Due to its multi-document editing environment, SharpMT2.1 can be particularly nightmarish in terms of remembering which entry goes where. Think of having 10 documents open waiting to be posted to 3 different blogs. Ouch! This shortcoming renders the otherwise useful Batch Posting nearly useless--or dangerous given the potential for inadvertently posting entries to the wrong blogs and categories en masse.

Zempt0.3: Fails to comply.

w.Bloggar3.02 Fails to comply.

I'm a Spoolin' Fool

When you create new emails offline and click Send the email is queued (spooled) in an outbox and automatically delivered by a background process the next time you go online. I think a good offline blogging editor should apply this model as well. A well thought out spooler would make offline editing relatively straight forward. As it stands, I'm required to manage the multiple draft entries I draft while online, while somehow keeping these separated from entries already posted to the blogs.

Implementing a spooler would almost certainly require the developer to solve the other unfulfilled feature requirements described in this review.

Additionally, other features of email clients and newsreaders would be useful as well. For example, a set of default folders for managing entries would be: Drafts for unposted draft entries; Outbox for queueing drafts and edited posts to be published; Published for storing the published entries. An option to synchronise the Published folder much like a newsgroup would be useful, and not just for multiple-author blogs but for single-author blogs as well--I use a variety of editors and methods for creating entries on my blogs.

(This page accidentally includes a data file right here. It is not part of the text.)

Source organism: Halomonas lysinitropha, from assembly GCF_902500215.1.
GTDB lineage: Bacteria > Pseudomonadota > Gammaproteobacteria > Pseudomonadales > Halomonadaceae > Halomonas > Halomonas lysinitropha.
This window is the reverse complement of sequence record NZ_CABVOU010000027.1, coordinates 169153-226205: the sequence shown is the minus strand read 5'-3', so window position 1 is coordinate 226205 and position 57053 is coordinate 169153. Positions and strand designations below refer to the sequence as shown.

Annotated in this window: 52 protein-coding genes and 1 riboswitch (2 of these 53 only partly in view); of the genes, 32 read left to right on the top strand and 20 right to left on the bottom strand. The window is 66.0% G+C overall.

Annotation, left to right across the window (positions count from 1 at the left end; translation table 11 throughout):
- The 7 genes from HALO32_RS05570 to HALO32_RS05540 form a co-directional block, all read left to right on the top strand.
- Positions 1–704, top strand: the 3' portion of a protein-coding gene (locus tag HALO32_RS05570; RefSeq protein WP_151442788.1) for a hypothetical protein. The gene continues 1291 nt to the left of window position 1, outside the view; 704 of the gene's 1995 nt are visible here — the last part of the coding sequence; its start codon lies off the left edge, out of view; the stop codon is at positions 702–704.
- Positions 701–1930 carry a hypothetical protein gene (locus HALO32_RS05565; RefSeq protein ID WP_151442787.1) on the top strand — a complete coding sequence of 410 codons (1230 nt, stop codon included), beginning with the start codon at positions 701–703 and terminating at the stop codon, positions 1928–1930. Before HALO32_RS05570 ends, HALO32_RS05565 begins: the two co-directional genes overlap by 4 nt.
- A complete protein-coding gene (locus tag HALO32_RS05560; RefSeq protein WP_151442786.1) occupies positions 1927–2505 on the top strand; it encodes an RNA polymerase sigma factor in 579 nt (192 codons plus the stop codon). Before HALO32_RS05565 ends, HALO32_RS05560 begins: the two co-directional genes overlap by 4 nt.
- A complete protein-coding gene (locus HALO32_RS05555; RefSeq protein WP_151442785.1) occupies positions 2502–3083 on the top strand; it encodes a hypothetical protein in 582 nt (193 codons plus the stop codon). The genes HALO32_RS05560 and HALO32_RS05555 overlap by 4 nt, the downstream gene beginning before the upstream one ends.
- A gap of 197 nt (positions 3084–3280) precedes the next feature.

SharpMT2.1: Fails to comply.

Zempt0.3: Fails to comply.

w.Bloggar3.02 Fails to comply.

Daft Drafts

My drafts can't remember if they've been posted or not. Frankly, I can't either. Which drafts in this folder should I open for posting? Have I posted the changes made to this file yet?

A properly implemented spooler would correct this deficiency.

SharpMT2.1: Full compliance, sorta.

On the edit tab of every open document is a graphic describing the current state: draft; posted draft; downloaded post. It would be even better if the graphic displayed whether the document had changed since opened/posted. Also, don't edit a draft that has been posted already because posting it will create a new post rather than replacing the originally posted entry with the edited contents.

SharpMT's multi-document editing provides some additional relief, if drafts created offline are left open. However, in SharpMT an entry downloaded for editing can't be saved to disk (!!), which makes editing offline risky and prone to data-loss. The longer you're offline, the more likely a software or system crash will destroy your edits.

Zempt0.3: Fails to comply.

w.Bloggar3.02 Fails to comply.

Comments on the editors.

SharpMT 2.1


This editor is oh-so-close to being a very useful offline editor for multiple blogging. It is feature rich, has professional look and feel, is fairly well laid out, and the powerful multi-document editing UI is unique among desktop editors for Movable Type. It's recently been outfitted with a nifty new spellchecker too. The URL insertion feature is the most brilliant I've seen in any piece of software. SharpMT maintains a list of entries in a nifty list you can pin up on the window. Very nice.


Aside from the feature shortcomings listed above, SharpMT frustratingly lacks some basic editing features. Font and paragraph editing tools supported by the other editors are missing altogether. Also, a few of its UI elements could be more ergonomically friendly.